Synthesis of azido- functionalized cyclodextrin derivatives for bio-orthogonal ligations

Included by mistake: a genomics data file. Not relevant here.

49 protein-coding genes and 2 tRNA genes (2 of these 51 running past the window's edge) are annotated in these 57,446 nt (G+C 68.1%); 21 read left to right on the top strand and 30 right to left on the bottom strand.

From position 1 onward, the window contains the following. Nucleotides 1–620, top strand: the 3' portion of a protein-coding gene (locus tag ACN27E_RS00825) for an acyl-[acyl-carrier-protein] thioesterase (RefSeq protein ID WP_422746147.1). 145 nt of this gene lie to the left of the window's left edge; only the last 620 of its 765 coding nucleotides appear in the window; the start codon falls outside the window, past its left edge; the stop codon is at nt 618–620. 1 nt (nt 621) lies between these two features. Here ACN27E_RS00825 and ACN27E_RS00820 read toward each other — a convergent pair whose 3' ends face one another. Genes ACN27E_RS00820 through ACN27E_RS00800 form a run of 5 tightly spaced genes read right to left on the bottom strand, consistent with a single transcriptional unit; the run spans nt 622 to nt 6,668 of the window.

Cyclodextrins (CD) are naturally occurring cyclic oligomers of D-glucose, which have been widely used in pharmaceuticals for their remarkable ability to form inclusion complexes with drugs, thus increasing their water solubility and bioavailability. Encapsulation of drugs usually results in a 1:1 stoichiometry complex of drugs and CD. However, in order to enhance the drug loading capacity and fluorescently track CD when injected in animals, azido-functionalised CD derivatives as multivalent molecules would be valuable. The CD scaffold provides multivalent character and the azido-groups enable bio-orthogonal ligations which can be used for cell labelling and imaging. CDs have been employed as the core for the synthesis of dendritic molecules. Dendrimers are highly branched symmetrical molecules having interior pockets which can encapsulate drug molecules. The dendrimers are highly dominated by the functionalities on their outer surface, thus leading to a multivalent system. CD incorporated dendrimers can encapsulate drug molecules irrespective of their size with high drug loading. In this summer training project, we embarked on the synthesis of per-azido-derivative of β-cyclodextrin (β-CD) following reported procedures from the literature. The synthesis of azido-substituted β-CD was achieved in a two step reaction sequence. In the first step, the seven primary hydroxyl groups were substituted by iodine atoms. Treating β-CD (1), dissolved in DMF, with I2 and Ph3P at 70°C gave the per-6-iodo-cyclodextrin (2), as reported by Defaye and Gadelle. In the second step, the heptaiodo-β-CD (2) was dissolved in DMF and treated with NaN3 to give per-6-azido-β-cyclodextrin (3), following a publication from Stoddart and co-workers. A portion of the per-azido-β-cyclodextrin was per-acetylated by dissolving (3) in pyridine and treating it with acetic anhydride. The peracetyl heptaazido-β-CD derivative was purified by silica gel column chromatography. All these compounds were characterised by mass spectrometry, thin layer chromatography, and nuclear magnetic resonance (1H and 13C NMR) spectroscopy.